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Learning Outcomes

By the end of this package you should be able to:

  • understand what hedging is and why it is important
  • identify different methods for hedging
  • apply a number of hedging techniques to your academic writing

Introduction to Independent Learning

Independent learning gives you more choice about what, when and how fast to study. It also prepares you to learn after you complete full time education.

In order to study independently you need to be able to set your own aims, choose how you want to study and reflect on the usefulness of studying that you do and on your overall progress.

Since you have chosen to study the CRITIQUING HEDGING TECHNIQUES package, we can assume that you want to learn more about the subtleties of academic writing and how to convey your research in a

  • measured
  • sometimes tentative
  • and more objective manner

The online activities in this package are designed to help you develop an appreciation of the nuance of scholarly writing so that you are able to write with the same precision, balance and tact and approach writing with a sense of expectation and enjoyment rather than an arduous task you do simply in order to reach an end.

Task 1 Task 2 Task 3 Task 4 Task 5 Task 6 Rating Form

What is hedging?

Before we explore strategies for hedging in our academic work, we need to establish exactly what we mean by this term.

Task 1

Unscramble the letters and type them in the gaps to create words which provide a definition of the word ‘hedging’. The first letter has been given in each case to help you.

What is hedging?

It is often believed that academic writing, is factual, there simply to convey facts and information. However an important feature of academic writing is the concept of cautious or tentative language, often called "hedging" or "vague language".
Hedging is crucial in academic discourse, and hedge words account for approximately 1 word in every 100 in academic articles.
Compare these two sentences:

  • Clearly this increase in the crime rate was the result of the proliferation and availability of illegal hand guns and automatic weapons.
  • This apparent increase in the crime rate may have been caused by the alleged proliferation and availability of illegal hand guns and automatic weapons.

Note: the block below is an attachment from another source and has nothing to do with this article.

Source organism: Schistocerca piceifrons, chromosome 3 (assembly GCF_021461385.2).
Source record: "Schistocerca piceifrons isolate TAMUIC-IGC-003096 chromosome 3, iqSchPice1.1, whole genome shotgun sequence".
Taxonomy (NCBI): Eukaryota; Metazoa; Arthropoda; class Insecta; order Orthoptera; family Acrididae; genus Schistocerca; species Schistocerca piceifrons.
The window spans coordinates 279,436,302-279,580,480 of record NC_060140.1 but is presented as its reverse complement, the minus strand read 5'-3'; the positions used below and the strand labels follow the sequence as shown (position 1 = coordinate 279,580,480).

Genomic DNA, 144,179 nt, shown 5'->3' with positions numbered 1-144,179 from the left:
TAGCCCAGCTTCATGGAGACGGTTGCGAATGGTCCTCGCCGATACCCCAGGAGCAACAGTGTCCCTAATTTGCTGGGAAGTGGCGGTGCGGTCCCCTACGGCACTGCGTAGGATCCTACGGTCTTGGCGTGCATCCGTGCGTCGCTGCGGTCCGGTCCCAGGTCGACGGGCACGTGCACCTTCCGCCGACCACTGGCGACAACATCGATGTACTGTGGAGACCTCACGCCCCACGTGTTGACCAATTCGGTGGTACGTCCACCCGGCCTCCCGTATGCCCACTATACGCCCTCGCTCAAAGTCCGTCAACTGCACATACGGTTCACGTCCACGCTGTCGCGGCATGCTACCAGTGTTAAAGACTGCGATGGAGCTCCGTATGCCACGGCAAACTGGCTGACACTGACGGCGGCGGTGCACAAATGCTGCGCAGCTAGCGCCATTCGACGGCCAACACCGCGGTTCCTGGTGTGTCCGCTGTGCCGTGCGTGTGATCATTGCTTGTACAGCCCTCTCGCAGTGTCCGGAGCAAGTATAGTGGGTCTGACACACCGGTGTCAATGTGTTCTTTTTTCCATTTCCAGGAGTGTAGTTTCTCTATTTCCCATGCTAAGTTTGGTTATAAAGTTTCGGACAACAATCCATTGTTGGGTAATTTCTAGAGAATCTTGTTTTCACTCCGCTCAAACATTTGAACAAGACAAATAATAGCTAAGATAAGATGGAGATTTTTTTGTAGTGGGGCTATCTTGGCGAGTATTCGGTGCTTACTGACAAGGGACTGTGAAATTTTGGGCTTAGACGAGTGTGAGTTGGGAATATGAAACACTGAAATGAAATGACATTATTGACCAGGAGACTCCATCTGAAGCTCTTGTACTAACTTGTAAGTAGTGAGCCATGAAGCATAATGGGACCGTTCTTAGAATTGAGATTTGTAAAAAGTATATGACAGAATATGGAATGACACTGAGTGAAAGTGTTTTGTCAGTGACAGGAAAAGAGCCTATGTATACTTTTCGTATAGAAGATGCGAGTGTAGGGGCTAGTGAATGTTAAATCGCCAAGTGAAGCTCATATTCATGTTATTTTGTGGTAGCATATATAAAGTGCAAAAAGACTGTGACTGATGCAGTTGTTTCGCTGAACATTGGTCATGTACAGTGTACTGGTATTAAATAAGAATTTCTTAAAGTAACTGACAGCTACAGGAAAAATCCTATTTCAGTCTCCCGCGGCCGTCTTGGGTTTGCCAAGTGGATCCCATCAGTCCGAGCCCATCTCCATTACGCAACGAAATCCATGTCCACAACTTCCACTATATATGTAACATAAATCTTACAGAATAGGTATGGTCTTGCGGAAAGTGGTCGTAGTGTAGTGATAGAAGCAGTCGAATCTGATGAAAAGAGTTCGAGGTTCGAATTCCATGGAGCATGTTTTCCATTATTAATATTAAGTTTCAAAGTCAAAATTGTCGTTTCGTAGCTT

The first sentence indicates a high level of certainty; indeed, the claim, or assertion, is presented as a fact. The second sentence, on the other hand, is more tentative. It does this in three places:

1. It questions the certainty of the reported data by using the word apparent. Crime rates are notoriously easy to manipulate and the fact that an increase is supported with statistics does not necessarily mean that an increase actually took place.

2. The second point opens up the relationship between the number of firearms available the supposed increase in the crime rate. Sentence 1 is adamant that they are directly related. Sentence 2 suggests that allows for some flexibility in the claim.

3. Again the second sentence ‘hedges’ on the side of tentativeness by cautioning the reader that the number of weapons and their ease of access is at worst open to doubt or at best question.

As the example above illustrates, the use of hedging enables the writer to make claims that are proportionate to the evidence available at the time of writing. In other words, hedging language helps to make statements as accurate as possible. Since there is a wide range of hedging words and phrases, it is important to choose one that reflects the strength of the supporting evidence. The use of the word ‘probably’ in the sentence below indicates that the evidence is fairly strong. In the second sentence, the more tentative word ‘could’ was selected, indicating that the evidence is weak.

  • The fire was probably caused by a fault in the engine temperature gauge.
  • The fire could have been caused by a fault in the engine temperature gauge.

Paying due attention to accuracy helps to avoid, or at least reduce, criticism of your work.
Hedging is also used to mitigate criticism of other authors’ work, as in the examples below:

  • Johnson (2007) appears to ignore the adverse psychological side-effects of this approach.
  • The risks of the new vaccine may have been overstated.
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